For visitors to Laguna Beach's Top of the World Elementary School, Claudia Redfern is likely the first person they will see upon walking through the office doors.
It usually does not take more than a few seconds before Redfern has asked how she can help.
Need to find a room? Redfern knows the location right off the bat. Going one step further, she often knows whether a teacher is inside his or her classroom.
Redfern built this knowledge during more than 32 years as a classroom aide and one who oversees attendance and reception — her current role — at the school.
But Redfern is ready to move to the next chapter of her life.
She is retiring from her post at the end of this school year. June 30 will be Redfern's last day.
"It was the right timing," said Redfern, who likes to quilt, travel and garden, and has lived in the same Laguna house since moving to the city in 1973.
Students have begun showering Redfern with going-away gifts, including a gift basket containing coffee and other goodies that sat under her desk last week.
A piece of yellow banner paper with the words "Super Thanks" written across its surface hung below the front counter where guests sign in.
It's evident that Redfern is revered.
"I don't know what I would do without her," teacher Rosie Haynes said. "She goes out of her way to help all of us and welcomes everyone with a big smile."
Redfern started at TOW as a part-time classroom aide when her youngest daughter was in fifth grade 32 years ago. The schedule allowed Redfern to work and still be home when her daughters would get home from school.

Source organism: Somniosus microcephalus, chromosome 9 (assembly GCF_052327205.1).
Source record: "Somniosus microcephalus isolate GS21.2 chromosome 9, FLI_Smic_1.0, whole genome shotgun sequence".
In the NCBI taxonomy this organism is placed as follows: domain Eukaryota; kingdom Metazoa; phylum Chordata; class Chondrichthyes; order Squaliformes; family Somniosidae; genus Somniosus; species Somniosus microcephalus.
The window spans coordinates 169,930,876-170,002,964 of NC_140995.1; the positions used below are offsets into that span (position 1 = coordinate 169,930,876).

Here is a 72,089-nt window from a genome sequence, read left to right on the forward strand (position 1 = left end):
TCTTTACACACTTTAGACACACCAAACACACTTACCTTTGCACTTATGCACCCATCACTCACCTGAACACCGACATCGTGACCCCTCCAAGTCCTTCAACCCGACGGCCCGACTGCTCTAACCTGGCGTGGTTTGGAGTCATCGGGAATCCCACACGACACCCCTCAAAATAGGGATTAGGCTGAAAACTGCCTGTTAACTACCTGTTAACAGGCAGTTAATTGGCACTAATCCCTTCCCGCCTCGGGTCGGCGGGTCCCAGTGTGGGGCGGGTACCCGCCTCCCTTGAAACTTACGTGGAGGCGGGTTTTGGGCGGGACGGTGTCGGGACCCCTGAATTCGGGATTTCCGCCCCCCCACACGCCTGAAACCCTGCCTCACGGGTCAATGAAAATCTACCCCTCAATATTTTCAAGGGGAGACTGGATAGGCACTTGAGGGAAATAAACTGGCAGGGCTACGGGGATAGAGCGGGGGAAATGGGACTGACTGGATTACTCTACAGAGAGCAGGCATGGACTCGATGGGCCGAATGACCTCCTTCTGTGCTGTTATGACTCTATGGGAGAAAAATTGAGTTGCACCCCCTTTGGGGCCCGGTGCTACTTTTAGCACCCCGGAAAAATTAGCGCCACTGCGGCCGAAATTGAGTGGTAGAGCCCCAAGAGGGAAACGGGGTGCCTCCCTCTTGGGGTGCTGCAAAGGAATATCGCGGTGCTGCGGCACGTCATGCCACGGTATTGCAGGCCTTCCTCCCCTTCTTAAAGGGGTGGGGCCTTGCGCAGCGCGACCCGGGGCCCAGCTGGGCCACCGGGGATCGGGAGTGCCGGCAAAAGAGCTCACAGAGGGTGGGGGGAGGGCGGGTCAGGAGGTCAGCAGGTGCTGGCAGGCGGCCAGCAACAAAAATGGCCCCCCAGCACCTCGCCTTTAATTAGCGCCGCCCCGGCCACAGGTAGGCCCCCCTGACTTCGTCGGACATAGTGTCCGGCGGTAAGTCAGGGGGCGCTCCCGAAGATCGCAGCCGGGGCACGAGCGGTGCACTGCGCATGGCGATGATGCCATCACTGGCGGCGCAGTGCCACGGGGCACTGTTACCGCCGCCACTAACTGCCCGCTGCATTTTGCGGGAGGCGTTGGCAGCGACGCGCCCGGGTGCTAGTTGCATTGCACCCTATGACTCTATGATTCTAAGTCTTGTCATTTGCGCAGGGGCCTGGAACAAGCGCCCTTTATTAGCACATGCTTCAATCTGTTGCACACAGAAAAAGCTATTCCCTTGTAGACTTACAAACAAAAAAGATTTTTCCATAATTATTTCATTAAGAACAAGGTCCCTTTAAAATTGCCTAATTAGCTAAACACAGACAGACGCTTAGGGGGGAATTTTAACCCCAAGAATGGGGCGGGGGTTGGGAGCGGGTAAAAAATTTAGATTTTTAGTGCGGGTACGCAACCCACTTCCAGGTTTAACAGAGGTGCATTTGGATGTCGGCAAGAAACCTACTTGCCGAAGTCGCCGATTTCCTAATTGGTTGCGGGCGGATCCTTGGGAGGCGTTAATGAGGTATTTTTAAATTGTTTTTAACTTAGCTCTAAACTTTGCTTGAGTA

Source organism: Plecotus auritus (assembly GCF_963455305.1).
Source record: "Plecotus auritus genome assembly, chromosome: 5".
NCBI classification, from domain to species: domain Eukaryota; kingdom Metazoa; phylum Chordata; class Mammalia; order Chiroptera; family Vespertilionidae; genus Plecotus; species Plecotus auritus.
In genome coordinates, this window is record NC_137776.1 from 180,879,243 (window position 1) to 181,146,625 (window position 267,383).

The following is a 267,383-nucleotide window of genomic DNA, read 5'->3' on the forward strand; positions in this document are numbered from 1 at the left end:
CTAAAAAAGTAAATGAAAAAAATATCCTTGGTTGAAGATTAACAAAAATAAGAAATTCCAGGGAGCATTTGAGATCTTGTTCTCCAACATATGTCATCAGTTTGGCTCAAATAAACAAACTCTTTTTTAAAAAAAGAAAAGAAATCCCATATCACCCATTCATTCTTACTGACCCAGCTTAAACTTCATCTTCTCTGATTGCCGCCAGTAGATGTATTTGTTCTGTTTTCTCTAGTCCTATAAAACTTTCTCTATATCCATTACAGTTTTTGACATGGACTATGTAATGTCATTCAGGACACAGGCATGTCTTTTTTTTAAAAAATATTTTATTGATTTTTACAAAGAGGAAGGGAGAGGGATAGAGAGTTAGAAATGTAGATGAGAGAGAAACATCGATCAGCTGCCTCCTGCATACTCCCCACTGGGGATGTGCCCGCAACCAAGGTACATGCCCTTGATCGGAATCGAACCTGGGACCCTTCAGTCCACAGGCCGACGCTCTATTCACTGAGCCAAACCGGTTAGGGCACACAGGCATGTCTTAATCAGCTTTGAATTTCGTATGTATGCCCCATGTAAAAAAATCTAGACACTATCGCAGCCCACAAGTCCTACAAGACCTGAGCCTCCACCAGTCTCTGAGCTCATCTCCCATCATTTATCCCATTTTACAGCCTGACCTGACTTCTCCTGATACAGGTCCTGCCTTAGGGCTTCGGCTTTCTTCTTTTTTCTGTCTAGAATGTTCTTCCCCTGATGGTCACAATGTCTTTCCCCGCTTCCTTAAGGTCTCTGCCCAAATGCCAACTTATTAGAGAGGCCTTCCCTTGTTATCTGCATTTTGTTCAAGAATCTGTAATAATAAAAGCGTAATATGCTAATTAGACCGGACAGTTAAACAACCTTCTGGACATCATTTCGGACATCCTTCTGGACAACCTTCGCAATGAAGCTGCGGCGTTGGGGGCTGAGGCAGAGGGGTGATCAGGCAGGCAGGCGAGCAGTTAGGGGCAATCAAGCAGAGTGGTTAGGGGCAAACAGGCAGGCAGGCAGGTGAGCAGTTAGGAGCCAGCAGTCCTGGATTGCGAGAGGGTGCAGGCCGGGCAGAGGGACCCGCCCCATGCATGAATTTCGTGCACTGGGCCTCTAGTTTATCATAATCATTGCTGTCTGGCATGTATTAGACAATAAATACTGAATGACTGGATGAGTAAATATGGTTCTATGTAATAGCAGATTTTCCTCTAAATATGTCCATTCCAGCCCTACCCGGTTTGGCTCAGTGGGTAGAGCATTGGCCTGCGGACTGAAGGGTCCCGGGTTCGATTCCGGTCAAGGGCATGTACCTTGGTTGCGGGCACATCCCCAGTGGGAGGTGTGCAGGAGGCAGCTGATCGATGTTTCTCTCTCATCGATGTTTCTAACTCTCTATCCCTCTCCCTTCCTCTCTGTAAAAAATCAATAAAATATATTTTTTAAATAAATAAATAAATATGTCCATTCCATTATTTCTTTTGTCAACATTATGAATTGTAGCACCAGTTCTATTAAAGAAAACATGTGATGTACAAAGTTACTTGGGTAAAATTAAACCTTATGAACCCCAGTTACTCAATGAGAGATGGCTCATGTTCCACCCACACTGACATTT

Seven years later school administrators needed help with attendance tracking and Redfern, who earned a bachelor's degree in elementary education from Arizona State University and taught in Arizona, Florida, Texas and Mississippi, stepped into the position.
She recalled the days when people manually fed paper into ditto machines. The paper would emerge with purple-colored type that Redfern said had a distinct aroma.
"The evolution of office practices have changed," Redfern, 69, said. "Voicemails on answering machines are things we take for granted.
"Attendance used to be done manually and folders turned in."
Now data is entered into a computer.
Daily attendance figures come to Redfern, who organizes the information and sends statistics to the Laguna Beach Unified School District every month.
Redfern also coordinated TOW's after-school program, which includes a variety of optional classes such as cooking, knitting, ceramics, drama and 3-D printing.
Redfern said the program has evolved from handwritten lists to online sign-ups.
"For the first two years we ran a babysitting service," she said. "Kids ran around the playground or sat in the multipurpose room and colored. PTA started offering classes on Wednesday afternoons. Then they added Mondays to go along with it and it kept growing."
Redfern said she will most miss interactions with children and parents, some of whom are former TOW students who have children of their own at the school.
"I have a great life," Redfern said. "I have no regrets."